Kirtipur Hospital in Nepal is situated on the upper slopes of the southern Kathmandu Valley with a mesmerizing view of the Himalayan Mountains from the walkways. The hospital, part of Phect-Nepal, had been operating since 12 April 2006 as a 15-bed outreach hospital of phect-NEPAL/KMH with a special focus on maternity services. Recently it has been upgraded to a 100-bed hospital with additional specialized services. The hospital provides 24-hour emergency services and outpatient department.
One of the specialized services is the Department of Plastic & Reconstructive Surgery headed by Dr. Shankar Rai. Many of you know him as a world leader in innovative surgery techniques. The hospital offers Burn and Plastic Surgery, Nepal Cleft and Burn Center, Acute Burn Care, Nepal Skin Bank, and Wound Clinic.
Dr. Shankar is an original supporter for CMES and even with his years of experience and expert knowledge…had this to say:
“I really appreciate your kind help for the improvement of our emergency medical service in Nepal. I have personally used your system and have found useful material for my own education on hand injuries.”
Thank you, Dr. Shankar, for your support.
Last October 2016, I gave a suture lecture at Kathmandu Model Hospital, Grande International Hospital and both CIWEC hospitals in Kathmandu and Pokhara. Although doctors approach suturing in a myriad of ways based on education, preference, and experience, the one thing we agreed on was…reviewing the basics and yearly updates are helpful.
CMES participants can download the excellent suture lecture from the March and April 2017 EM:RAP archives. Share your knowledge and learn from your colleagues by giving a lecture at your institution on wound repair.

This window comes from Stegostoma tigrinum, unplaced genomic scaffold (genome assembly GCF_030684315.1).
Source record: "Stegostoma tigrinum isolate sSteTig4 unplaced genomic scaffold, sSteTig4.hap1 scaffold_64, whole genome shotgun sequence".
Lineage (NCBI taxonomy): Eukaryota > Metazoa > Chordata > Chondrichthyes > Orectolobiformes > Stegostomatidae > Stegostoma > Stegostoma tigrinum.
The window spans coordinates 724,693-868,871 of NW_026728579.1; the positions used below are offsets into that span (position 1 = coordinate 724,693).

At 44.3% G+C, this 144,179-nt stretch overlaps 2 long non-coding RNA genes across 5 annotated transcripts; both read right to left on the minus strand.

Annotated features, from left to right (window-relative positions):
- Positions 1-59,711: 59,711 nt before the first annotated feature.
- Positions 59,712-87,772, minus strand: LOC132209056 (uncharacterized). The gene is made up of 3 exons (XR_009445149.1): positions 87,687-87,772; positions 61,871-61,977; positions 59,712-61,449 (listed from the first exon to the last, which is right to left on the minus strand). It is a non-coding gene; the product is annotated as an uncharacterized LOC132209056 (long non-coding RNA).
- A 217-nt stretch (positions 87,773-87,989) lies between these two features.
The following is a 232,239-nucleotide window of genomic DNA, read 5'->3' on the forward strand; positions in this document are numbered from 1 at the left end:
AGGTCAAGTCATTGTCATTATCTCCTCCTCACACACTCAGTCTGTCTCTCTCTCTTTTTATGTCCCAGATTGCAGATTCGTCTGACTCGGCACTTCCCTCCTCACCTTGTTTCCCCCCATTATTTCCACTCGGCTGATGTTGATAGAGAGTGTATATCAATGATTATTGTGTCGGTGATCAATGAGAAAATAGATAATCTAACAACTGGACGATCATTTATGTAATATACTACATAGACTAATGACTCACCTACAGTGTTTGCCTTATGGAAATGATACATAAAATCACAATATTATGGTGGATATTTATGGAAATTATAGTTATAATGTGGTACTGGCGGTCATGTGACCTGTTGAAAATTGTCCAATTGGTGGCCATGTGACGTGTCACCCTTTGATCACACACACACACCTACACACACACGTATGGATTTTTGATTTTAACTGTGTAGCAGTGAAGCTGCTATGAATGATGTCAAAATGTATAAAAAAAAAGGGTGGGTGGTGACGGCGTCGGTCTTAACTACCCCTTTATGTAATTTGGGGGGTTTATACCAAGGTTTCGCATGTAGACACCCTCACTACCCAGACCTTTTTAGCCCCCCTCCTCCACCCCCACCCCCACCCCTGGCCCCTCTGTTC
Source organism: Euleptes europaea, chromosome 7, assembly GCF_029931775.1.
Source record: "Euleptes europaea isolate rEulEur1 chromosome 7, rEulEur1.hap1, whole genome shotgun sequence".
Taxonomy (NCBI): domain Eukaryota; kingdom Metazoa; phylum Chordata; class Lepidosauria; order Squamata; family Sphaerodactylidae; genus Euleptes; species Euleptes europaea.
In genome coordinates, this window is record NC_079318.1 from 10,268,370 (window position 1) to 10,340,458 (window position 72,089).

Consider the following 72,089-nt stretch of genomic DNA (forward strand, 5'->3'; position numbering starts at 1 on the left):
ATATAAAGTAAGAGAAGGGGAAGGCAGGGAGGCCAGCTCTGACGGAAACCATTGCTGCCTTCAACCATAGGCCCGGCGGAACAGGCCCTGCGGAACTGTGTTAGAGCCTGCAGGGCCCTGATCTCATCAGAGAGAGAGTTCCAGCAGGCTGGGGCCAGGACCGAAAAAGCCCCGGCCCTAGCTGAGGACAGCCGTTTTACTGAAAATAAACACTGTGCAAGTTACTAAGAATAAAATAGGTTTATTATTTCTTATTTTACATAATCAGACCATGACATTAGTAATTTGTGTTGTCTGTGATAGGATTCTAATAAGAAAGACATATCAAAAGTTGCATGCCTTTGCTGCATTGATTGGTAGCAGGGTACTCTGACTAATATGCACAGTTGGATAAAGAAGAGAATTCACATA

Wound Repair Part 1 – Wound Prep
Brian Lin, MD and Zach Shinar, MD
Wound Repair Part 2 – Eversion and Simple Interrupted
Jonathan Kantor, MD, Zach Shinar, MD, and Brian Lin, MD
Ben graduated with a Masters in Public Health from Claremont Graduate University, Claremont, California. Ben is the Web Applications Developer for CMES. Thank you for all the hard work and best in your career.
Greg received a Bachelors of Science in Information Systems degree from Virginia Commonwealth University, Richmond, VA. USA, in May 2017.
Greg is the backend systems architect for CMES.
Thank you Greg, for all your hard work and good luck in the future.
Ruxandra graduated from Virginia Commonwealth University (VCU), Richmond, VA. USA in May 2017 with a Bachelor of Science in Information Systems. Ruxandra is the Conceptual Design Developer for CMES.Ruxandra distinguished herself at VCU as Student of the Year and did her poster presentation on CMES. Thank you, Ruxandra, for all your hard work and good luck with your future endeavors.
Over the next few days, I will introduce you to the people who are working on the IT end bringing you the latest and greatest technology for easy access to your cme materials. Several graduated this year.
Special thanks to Sarbu Rana who designed the CMES logo, was the first student to join the CMES team and has devoted hours, days, weeks and months of his time to developing the website and delivery solutions. Officially he is the Senior Application Developer and Systems Architect for CMES.
Sarbu is second from left and received a Masters of Science in Information Technology from Claremont Graduate University, Claremont, CA. USA in May 2017.